Patrick McMahon figured he'd work with Project Future for three, maybe
five, years when the agency opened in 1982 as the fruit of a broad
community exercise, the Long Range Economic Development Planning
Three decades later, closing down Project Future at the end of 2011,
McMahon carried his green-covered "Consensus for the '80s" binder to
his new office on the third floor of the University of Notre Dame's
The same economic development forces -- especially a trend to
regionalization -- that left the single-county agency inadequate
spurred the creation of his program director for technology
commercialization job under Notre Dame's vice president for research.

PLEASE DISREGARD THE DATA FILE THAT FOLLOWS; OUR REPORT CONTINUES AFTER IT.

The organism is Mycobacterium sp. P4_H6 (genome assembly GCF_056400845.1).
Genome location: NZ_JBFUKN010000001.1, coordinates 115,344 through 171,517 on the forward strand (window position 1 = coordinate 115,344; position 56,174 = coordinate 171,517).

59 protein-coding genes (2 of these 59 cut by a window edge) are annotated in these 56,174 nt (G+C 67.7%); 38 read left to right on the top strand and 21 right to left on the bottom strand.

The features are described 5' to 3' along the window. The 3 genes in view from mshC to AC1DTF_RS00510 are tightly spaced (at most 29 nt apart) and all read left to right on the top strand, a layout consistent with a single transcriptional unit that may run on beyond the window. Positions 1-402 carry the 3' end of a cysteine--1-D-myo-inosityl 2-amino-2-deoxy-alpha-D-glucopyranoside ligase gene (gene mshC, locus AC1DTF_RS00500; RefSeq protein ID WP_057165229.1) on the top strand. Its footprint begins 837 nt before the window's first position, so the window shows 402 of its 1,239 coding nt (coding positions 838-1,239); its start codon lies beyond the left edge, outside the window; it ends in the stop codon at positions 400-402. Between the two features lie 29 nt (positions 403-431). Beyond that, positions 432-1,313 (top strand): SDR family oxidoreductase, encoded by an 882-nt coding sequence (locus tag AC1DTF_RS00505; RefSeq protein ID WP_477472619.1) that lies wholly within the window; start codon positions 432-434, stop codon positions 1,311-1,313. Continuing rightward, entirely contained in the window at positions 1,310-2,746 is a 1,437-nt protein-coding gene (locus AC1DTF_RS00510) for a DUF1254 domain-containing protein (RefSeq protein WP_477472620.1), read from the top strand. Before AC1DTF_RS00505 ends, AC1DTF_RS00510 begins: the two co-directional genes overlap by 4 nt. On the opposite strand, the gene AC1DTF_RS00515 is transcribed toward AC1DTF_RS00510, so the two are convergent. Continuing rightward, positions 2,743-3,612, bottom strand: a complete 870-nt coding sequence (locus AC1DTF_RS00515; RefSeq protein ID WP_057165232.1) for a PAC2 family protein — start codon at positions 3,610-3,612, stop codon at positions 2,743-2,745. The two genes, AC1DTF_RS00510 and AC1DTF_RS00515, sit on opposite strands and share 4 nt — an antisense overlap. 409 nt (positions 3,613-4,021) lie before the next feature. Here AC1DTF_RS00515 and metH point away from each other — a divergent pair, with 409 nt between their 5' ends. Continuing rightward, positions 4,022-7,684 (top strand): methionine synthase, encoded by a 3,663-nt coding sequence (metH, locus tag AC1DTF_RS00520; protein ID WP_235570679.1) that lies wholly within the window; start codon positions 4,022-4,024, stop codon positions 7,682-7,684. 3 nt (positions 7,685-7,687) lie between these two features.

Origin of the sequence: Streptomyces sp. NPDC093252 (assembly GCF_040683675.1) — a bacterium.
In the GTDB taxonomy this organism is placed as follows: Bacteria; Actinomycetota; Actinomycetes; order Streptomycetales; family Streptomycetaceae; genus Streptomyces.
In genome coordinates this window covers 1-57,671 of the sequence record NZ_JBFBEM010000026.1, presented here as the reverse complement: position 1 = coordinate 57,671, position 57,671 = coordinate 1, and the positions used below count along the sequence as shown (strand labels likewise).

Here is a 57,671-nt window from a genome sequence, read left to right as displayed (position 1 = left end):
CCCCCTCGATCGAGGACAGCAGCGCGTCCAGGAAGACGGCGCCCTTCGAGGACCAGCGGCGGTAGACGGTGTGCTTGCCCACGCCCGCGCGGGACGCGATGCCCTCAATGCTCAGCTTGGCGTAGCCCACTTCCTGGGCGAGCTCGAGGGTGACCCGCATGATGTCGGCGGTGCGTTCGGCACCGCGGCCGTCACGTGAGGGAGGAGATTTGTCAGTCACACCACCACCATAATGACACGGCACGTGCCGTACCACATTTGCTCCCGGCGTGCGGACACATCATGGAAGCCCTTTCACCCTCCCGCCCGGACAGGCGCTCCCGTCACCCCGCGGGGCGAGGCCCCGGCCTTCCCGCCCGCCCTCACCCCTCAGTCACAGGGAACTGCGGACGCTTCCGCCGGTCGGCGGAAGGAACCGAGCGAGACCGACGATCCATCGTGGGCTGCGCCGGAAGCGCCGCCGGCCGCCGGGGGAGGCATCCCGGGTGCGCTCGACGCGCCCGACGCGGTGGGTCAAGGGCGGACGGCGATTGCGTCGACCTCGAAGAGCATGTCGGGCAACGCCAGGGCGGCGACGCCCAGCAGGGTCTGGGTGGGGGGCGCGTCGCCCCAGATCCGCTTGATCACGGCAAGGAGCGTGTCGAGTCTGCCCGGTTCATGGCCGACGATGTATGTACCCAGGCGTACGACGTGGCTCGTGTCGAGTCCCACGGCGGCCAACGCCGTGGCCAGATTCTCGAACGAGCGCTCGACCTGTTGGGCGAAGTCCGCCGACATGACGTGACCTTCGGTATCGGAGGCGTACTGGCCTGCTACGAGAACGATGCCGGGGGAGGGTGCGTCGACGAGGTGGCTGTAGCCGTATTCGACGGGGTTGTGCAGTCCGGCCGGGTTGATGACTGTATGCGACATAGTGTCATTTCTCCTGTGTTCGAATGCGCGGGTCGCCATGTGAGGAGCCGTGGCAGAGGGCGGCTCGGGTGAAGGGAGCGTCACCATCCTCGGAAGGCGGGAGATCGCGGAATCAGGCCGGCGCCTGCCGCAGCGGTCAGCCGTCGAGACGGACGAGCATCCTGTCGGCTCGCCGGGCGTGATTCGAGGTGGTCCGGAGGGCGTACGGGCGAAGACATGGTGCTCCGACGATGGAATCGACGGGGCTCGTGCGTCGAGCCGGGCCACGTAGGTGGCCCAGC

"My assignments will all be related to helping create an effective
pathway for ideas and concepts embedded in faculty members and
research out into the community," McMahon says.
He will also spend one-fifth of his time working with the Chamber of
Commerce of St. Joseph County, which has assumed the ongoing
local-level responsibilities once managed by Project Future.
McMahon led the agency from the days when fax machines and car phones